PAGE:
For the most part, Lincoln sees the Pauline tradition reflected in Ephesians as faithfully preserved in its application to a new setting. For instance, in contrast to many other scholars holding to pseudonymity who detect an eschatology in Ephesians at odds with Paul, Lincoln rightly stresses the futurist eschatology present in Ephesians and explains that the realized eschatology of Ephesians 2 is essentially consistent with Paul. At other points, however, Lincoln finds theological formulations that he feels could not have been made by Paul during his lifetime. Perhaps most significant here is his explanation of Ephesians 4:1–16. He contends that the pseudonymous author is addressing the issue of how the Pauline churches can remain unified and apostolic without the apostle. The answer is to be found in the stress on the significance of the bearers of the Pauline gospel—originally the foundational apostles and prophets, but now the evangelists, pastors, and teachers.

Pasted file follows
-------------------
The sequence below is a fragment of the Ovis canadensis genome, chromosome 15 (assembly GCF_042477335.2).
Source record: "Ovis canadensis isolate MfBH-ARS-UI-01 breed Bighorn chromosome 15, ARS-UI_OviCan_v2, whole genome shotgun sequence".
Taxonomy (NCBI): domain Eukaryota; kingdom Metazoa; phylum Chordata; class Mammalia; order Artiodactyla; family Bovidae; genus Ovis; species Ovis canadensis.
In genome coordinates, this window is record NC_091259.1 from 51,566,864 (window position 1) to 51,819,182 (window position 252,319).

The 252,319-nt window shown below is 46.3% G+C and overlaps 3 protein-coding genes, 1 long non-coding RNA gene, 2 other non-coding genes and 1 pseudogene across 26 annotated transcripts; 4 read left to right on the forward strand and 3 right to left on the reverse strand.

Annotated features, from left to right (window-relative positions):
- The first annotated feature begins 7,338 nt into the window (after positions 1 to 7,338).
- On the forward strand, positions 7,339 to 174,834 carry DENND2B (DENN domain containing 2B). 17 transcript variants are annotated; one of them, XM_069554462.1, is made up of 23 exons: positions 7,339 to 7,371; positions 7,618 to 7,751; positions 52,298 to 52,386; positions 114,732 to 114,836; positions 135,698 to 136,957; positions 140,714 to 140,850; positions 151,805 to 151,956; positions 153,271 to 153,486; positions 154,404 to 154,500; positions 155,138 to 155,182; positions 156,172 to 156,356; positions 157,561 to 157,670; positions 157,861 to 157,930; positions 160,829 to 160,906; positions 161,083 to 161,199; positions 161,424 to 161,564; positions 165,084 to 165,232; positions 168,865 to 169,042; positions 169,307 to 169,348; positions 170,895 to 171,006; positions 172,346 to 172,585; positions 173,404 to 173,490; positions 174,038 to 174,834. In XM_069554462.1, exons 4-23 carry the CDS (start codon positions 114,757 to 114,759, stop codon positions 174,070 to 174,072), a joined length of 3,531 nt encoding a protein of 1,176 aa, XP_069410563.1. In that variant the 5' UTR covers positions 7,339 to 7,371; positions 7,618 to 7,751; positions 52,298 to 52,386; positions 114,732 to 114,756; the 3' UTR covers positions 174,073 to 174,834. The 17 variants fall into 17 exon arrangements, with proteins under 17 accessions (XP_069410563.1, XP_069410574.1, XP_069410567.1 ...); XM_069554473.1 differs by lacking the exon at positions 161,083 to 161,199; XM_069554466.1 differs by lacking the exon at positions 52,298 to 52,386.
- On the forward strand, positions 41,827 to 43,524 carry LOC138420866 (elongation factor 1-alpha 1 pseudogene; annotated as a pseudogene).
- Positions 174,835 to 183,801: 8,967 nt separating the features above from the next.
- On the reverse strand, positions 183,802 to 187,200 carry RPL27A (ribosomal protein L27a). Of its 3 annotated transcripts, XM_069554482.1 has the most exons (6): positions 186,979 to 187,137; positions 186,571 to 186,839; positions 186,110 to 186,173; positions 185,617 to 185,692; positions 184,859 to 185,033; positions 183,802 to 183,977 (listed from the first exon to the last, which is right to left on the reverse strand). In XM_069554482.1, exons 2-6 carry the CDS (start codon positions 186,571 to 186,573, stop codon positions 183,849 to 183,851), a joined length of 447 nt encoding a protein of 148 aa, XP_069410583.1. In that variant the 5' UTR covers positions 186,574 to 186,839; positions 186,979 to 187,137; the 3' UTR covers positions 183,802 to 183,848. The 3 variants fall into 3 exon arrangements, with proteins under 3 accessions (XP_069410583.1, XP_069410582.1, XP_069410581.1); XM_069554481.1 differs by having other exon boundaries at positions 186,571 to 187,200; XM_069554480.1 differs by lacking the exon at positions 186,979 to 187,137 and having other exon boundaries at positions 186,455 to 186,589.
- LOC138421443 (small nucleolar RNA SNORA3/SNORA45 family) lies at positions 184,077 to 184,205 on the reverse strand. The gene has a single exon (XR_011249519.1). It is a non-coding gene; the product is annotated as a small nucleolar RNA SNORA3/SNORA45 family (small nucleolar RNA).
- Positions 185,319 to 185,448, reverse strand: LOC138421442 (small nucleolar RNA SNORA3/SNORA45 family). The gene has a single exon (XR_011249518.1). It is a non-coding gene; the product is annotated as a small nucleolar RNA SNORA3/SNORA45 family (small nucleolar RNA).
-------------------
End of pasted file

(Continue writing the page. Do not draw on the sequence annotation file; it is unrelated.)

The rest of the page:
Another distinctive trait of the commentary is Lincoln’s effort to highlight the formal rhetorical dimensions of the writing. Lincoln describes Ephesians as a combination of the epideictic and deliberative rhetorical genres, the former of which sets out to increase the intensity of the adherents to certain values while the latter seeks to persuade the audience to take certain actions. Nevertheless, Lincoln characterizes Ephesians as the written equivalent of a sermon or homily in the form of a letter. His comments here make a fresh contribution to the study of Ephesians.